When you promise 30% annual net returns, the only way you can attain it is by cutting from both ends – the success side and the entrepreneur side.Not true Carl, at least not historically. The VCs of the 1980s and early 1990s helped immensely in creating 30%+ IRR wealth. Often, they individually had personal home-run experience: starting a company and taking such through IPO; creating a highly profitable free-standing and self-supporting billion-dollar corporation. Today’s breed of VC doesn’t generally have that experience. Instead most VCs at best have personally started a software or Internet startup and sold it before much in the way of net profits were ever produced. While that was the miracle of the bubble era, such strategy rarely succeeds today. Hence, VC profitability post-bubble is generally in the tank. Last year, Cambridge Associates opined that, of approximately 750 VC firms, at most 55 had a current fund that was not under water.There is a huge difference between building a self-sustaining multi-billion dollar home run from a start-up, compared to building an R&D or development division, masquerading as a start-up, effectively for a large suitor.Fred and other VCs may tell us that the current crop of entrepreneur is to blame. All want to create quick wealth exploiting their technical ideas, certainly not invest the time, money and effort to build real self-sustaining companies from their technical ideas. They may also tell us that their LPs impose constraints regarding what the VCs may invest in. Both may be true. But in the end, it is the VC that gets to pick its LPs and its portfolio companies. Their success or failure depends on their wisdom, experience, energy and commitment. So far this decade, the prognosis is not good (except with perhaps 10 or so VCs out of today’s 650 or so firms).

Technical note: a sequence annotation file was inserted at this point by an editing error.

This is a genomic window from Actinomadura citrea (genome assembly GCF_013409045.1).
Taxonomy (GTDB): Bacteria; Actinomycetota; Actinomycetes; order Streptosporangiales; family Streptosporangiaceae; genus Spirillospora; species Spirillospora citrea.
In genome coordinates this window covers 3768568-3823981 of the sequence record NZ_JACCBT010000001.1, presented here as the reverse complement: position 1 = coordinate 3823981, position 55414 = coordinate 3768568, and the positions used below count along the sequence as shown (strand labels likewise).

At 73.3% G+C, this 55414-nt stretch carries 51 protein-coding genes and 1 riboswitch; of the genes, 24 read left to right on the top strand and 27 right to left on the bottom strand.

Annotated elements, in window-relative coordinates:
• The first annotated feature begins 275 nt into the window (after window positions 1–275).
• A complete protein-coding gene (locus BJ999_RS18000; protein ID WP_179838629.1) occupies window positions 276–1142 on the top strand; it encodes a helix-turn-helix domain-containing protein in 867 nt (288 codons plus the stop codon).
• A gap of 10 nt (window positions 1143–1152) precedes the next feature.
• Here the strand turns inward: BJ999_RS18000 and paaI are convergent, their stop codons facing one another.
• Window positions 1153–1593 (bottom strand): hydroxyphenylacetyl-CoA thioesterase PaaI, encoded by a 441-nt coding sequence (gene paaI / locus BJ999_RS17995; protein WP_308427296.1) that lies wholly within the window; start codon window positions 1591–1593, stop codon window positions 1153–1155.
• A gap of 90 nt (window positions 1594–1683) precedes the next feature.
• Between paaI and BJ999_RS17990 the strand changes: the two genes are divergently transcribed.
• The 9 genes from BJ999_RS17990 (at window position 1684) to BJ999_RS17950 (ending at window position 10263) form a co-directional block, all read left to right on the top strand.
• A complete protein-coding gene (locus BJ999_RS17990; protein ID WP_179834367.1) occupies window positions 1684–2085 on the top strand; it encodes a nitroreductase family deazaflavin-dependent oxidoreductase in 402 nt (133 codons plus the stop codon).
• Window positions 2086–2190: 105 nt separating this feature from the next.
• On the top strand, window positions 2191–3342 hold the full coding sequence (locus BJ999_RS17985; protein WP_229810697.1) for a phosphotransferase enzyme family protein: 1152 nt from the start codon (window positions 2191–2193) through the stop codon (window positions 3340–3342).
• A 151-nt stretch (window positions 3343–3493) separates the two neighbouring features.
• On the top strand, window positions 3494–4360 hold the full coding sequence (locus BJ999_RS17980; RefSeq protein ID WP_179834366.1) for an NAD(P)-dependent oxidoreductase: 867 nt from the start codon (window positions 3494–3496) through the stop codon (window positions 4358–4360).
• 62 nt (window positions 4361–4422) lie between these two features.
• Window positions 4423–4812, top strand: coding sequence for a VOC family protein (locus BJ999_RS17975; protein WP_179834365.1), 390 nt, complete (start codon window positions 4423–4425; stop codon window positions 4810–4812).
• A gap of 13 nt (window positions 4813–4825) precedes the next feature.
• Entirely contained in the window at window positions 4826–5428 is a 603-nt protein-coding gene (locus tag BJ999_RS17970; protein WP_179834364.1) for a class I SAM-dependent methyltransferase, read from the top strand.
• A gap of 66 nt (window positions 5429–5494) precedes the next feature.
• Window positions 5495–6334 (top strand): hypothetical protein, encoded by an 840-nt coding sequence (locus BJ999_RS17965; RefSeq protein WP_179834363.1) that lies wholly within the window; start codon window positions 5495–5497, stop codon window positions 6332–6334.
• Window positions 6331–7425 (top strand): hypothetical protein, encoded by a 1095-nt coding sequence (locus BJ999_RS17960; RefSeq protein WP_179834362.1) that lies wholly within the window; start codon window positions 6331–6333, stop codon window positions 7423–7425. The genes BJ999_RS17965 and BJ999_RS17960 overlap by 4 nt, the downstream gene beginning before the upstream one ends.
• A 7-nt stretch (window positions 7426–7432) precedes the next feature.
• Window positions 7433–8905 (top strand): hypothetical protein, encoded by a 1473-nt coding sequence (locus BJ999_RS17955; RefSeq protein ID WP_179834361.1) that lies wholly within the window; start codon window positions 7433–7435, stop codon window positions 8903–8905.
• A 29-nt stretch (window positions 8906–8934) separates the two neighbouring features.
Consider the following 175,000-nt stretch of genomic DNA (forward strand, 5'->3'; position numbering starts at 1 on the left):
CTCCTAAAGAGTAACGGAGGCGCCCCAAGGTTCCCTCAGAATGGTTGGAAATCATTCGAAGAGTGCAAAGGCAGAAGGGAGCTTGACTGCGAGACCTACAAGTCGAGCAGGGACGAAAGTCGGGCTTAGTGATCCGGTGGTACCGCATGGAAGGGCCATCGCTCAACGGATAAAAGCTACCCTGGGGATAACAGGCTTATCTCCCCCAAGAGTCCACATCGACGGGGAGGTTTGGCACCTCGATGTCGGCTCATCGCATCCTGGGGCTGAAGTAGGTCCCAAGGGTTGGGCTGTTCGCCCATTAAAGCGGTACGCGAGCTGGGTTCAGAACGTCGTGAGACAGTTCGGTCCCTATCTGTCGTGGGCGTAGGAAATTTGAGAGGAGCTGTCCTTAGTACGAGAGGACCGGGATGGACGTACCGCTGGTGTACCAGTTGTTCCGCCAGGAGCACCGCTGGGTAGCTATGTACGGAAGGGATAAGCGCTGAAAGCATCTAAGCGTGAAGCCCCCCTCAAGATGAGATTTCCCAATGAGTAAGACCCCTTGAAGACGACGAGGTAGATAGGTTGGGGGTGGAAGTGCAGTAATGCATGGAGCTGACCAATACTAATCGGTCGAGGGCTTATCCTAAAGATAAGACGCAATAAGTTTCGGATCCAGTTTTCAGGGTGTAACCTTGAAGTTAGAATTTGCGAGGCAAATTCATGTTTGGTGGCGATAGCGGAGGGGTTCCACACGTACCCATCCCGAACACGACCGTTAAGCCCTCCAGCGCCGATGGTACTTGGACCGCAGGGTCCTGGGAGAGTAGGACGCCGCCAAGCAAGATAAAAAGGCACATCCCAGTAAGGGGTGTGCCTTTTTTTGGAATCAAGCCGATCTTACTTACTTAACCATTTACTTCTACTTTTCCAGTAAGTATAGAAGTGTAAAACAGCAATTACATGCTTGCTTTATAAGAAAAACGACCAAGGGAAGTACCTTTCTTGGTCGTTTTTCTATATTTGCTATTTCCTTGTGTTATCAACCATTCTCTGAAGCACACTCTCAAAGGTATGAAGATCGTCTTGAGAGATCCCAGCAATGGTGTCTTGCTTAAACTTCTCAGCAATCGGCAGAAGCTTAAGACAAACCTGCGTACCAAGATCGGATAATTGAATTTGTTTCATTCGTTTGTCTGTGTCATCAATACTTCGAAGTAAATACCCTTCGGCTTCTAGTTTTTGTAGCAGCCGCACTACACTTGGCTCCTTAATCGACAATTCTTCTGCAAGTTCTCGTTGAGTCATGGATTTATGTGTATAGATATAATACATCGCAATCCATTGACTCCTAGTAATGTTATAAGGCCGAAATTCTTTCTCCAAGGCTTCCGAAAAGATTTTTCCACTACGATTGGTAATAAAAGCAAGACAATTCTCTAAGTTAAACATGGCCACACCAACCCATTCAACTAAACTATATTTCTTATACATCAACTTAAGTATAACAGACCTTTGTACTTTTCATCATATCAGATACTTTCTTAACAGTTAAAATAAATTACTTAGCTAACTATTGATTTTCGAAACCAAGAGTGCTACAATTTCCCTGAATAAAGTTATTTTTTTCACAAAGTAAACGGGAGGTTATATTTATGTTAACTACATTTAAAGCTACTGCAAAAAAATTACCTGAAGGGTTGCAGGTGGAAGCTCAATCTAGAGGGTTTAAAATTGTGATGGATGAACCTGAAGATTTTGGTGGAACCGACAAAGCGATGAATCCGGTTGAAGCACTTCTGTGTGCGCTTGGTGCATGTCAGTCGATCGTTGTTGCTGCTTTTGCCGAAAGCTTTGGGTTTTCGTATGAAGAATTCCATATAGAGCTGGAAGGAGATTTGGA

I would never blame the entrepreneurs. Without them, we’ve got nothing to invest in
These posts and comments are incredibly interesting and informative. I’m looking forward to the rest of the series and conversations. Thanks for pulling back the curtain, Fred.
Many funds now have what is called a recycling facility. This allows the GP to put back to use into companies any realisations it has up to the fees that have been taken out (in some cases even more!) so that all the money can be put to use into companies. In your above example, a GP can then use all $100 million to generate $300 million which after a 20% hurdle pays back $260 million, so 3x gross to get 2.6x net, which is somewhat easier than 4x gross to get 2.5x net. Of course, timing must work out that you have some early exits to recycle fees for later rounds…
We have a recycle provision in our fund but its limited to the amount of our management fees. The goal of it is to get the full amount of committed capital invested
Are management fees usually that frequent?I thought that for a fund’s life, 2-3% mgmt fee was for the life of the fund?
2-2.5% per year
That’s for the first 4-5 years during the ³investment period² then it stepsdown gradually to reflect less work and less companies under management
Whats the difference between a Fund Manager and Partners in a VC Fund.
Nothing usuallyThe fund manager might include a subset of the partners but usually its the same thing
How does a fund manager gets compensated ? is it in the same manner of 2&20 ? The carried interest comes only when an exit happens and that too its a profitable exit/ What if there is no profits in the exit or what if the exit takes more than the anticipated timeframe ? Till then how does the partners get compensated ?
Management fees are paid regardless of profits in the fund
Can you please explain , how you got the value for average initial investment and average total investment
They are assumptions
This and the 1st post on Venture Fund Economics are my #3 All-Time VC posts. Once again, thanks Fred.http://vc-brazil.com/blog/2…
Hi Fred,great post! I just noticed it’s a bit old, though :)I’m writing from Italy, where I’m trying to setup a multicompany corporate VC fund.I was wondering whether you could share the model (or the rationale) you created to setup Union Square Ventures. It would be very helpful to compare with mine and check my work.Thank you in advance for your kind help!All the best from sunny Milano.Gabriele